As you can see from the cover picture above, the sign on top of the house reads “GOD DAM SMALLWOOD.” Incorrect spelling notwithstanding, this sign that Felix Ryan’s father has erected on top of their house in the small outport of Curlew, Newfoundland is a bold statement. Premier Joey Smallwood is revered as a near-deity amongst a large percentage of the Newfoundland population back in the 1960s when the story begins. [perfectpullquote align=”right” bordertop=”false” cite=”” link=”” color=”#046CC0″ class=”” size=””]The Sign on My Father’s House is a timeless, delightful novel for all ages.[/perfectpullquote]
For the benefit of those not familiar with the Smallwood era, Mr. Moore presents us with an Introduction:
This is the story of a young man finding his way through life. It is set in Newfoundland at the end of the Smallwood era, when we looked about for our identity as a people. We were now Canadians. What did that mean? It is a story about a father and a son and their constant love through conflicts and troubled times.
Tom’s father, Walter is a mainlander from Alberta. He sees Smallwood as transforming Newfoundland into a province like all the others, and in the process destroying a unique culture, particularly by the resettlement of many of the destitute outports (not Curlew, though). Naturally, all the Smallwood supporters see the blatant sign as an extended middle finger. Felix’ stepmother Shirley knows what the repercussions will be: a loss of jobs for Walter, no teaching contracts for her and ridicule for Felix at school. Of course, she’s right, but Walter is steadfast. How long will the sign stay up?
Felix tells us later in the book while in conversation with Shirley:
“Yes, it bothers me when we have to do without things because of your father’s sign.”
The door opened, and Father came in from tending his sign with a bucket and cloth.
“Eggs?” I asked.
“No, tar this time,” he said, and reached under the sink for the bottle of kerosene.
“Are you going back at it, now?” I asked.
So Father and I went out into the yard. I held the ladder as he climbed up to the sign and began cleaning it. Two years older now, and starting to grow, I held the ladder firmly, knowing that no one else would help him. Sun, wind, snow, rain, as well as Liberals, had all assailed his sign. Cleaning it had become a daily ritual, like brushing his teeth.
“She wants it down, doesn’t she,” he said.
“Soon, I think, soon,” he said.
In the two years the sign had been up, his jaw had been broken twice in community altercations. I still have memories of him at the table, drinking soup through a straw, with his jaw wired up.
I held the ladder as he wiped off the black globs with a cloth and some kerosene. He looked smaller than I remembered him as he dabbed and pushed at the black tar defacing his sign. But his jaw was firmly set, as if the wires were still in place.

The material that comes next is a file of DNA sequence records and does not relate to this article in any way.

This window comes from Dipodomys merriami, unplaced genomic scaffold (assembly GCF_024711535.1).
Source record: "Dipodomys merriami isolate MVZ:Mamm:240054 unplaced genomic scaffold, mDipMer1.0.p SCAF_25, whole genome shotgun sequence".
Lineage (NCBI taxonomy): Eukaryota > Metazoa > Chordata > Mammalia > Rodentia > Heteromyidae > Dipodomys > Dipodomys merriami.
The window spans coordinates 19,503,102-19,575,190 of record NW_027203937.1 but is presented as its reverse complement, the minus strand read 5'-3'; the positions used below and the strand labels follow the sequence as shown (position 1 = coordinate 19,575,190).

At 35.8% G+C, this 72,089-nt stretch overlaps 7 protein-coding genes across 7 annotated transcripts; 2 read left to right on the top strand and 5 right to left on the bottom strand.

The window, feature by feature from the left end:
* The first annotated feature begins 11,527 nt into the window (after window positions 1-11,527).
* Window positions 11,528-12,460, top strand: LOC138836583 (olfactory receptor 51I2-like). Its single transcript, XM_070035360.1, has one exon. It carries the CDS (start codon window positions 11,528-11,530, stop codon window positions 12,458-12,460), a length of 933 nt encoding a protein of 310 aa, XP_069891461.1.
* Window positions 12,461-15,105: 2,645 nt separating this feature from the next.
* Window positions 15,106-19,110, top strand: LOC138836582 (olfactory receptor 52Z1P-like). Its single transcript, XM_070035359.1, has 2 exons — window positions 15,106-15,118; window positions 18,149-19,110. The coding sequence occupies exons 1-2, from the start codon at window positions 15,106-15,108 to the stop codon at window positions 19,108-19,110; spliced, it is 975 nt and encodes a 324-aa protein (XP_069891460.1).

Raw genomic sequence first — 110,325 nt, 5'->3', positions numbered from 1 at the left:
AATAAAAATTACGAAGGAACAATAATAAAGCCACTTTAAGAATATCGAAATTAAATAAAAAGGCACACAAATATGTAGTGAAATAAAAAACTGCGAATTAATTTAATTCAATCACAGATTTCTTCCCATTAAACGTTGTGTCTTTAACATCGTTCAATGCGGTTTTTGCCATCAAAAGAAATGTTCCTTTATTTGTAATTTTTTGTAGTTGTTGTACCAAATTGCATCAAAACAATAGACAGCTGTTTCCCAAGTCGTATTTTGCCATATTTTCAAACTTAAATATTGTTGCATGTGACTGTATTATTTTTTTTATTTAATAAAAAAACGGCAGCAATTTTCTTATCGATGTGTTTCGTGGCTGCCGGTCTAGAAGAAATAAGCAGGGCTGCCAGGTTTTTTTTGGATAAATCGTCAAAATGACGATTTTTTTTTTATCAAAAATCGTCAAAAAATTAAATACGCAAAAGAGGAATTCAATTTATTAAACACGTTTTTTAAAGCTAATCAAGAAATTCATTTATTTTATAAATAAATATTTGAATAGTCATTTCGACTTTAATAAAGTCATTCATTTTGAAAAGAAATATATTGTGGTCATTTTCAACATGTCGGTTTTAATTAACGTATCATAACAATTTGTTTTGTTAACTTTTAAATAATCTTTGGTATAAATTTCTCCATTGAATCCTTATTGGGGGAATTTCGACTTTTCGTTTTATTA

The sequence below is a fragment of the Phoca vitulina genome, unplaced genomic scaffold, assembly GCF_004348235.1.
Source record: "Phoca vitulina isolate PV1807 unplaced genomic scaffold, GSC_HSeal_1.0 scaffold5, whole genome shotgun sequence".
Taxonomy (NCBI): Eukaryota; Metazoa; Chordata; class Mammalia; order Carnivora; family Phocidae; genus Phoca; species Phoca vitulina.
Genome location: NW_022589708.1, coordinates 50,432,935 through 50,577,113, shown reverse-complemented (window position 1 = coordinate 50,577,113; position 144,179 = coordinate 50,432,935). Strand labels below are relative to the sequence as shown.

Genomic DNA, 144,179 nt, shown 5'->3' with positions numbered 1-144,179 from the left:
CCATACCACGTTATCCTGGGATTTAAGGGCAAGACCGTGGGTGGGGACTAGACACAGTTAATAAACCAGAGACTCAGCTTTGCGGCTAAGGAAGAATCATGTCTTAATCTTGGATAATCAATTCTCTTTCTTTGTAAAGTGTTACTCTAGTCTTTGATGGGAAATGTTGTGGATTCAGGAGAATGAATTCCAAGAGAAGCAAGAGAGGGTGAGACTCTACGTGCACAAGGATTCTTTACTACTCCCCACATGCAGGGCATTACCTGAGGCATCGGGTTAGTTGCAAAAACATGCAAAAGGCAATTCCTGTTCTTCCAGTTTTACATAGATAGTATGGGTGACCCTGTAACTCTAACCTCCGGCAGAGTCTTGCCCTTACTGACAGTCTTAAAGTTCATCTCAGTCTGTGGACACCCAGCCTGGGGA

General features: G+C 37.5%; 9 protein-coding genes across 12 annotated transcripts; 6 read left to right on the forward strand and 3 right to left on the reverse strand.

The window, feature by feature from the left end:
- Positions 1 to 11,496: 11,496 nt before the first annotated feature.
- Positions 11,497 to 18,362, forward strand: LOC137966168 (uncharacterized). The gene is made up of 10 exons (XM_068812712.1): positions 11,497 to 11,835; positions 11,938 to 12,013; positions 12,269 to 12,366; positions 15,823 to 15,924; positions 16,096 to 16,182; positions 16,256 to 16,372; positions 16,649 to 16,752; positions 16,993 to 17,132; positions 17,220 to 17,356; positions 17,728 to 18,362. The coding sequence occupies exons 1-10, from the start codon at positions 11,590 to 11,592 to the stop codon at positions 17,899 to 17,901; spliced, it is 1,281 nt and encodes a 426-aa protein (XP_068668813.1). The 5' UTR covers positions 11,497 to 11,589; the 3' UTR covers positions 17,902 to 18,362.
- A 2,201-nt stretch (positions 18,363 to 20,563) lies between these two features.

The above passage serves to demonstrate the subtle humour Mr. Moore effectively utilizes in his storytelling. This creates an enjoyable, lighter-than-normal read, which is refreshing for someone like myself who reads so many works of fiction dealing with the weighty issues of the day. I particularly like his varied characters, especially Felix’ school friends like Monk, who knows all and sees all, and is intuitive on top of it all. A bit of an Oracle, Monk is the one Felix will go to for information and advice. Then there are his university roommates like Gib Martin and John Malacat, the gambler and dope dealer.
Of course, there is a love interest and her name is Ellen Monteau. After his first encounter with her, Feliz seeks out Monk for more information.
“Who is Ellen Monteau?”
“Well-developed blonde, room II-A. Straight-A student. Lives with her mother in Petley. My kind of girl!” he concluded with a smile. His big head was already lowering back to his book.
“Sure is pretty,” I said.
“Somewhat of a checkered past, though.”
“What do you mean?”
Information was Monk’s currency. With it he bought what little interaction he had with other human beings. “Something about her mother.”
Monk looked at me, then around the room. He pulled his chair closer to mine. “Okay, I’ll tell you. The mother went to St. John’s as a secretary years ago and came home pregnant. That was Ellen. They lived with the grandmother until the old lady died a few years ago. She must have left them the trailer. The mother drinks a lot, and there are men.”
Undeterred, Felix is obsessed with Ellen and she moves in an out of his life as they finish high school, university and beyond.
A timeless, delightful novel for all ages (teens on up), The Sign on My Father’s House is a fine mix of humour combined with the blossoming and evolution of youth including the requisite mature decisions demanded of adulthood.
The Sign on My Father’s House by Tom Moore
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James M. Fisher is the owner and editor-in-chief of The Miramichi Reader. He began TMR in 2015, realizing that there was a genuine need for more book reviews of Canadian literature. It has since become Canada’s best-regarded source for the finest in new literary releases. James has been interviewed about TMR on CBC Radio and other media sites. James works as a Magnetic Resonance Imaging (MRI) Technologist and lives in Miramichi, New Brunswick with his wife Diane and their tabby cat Eddie.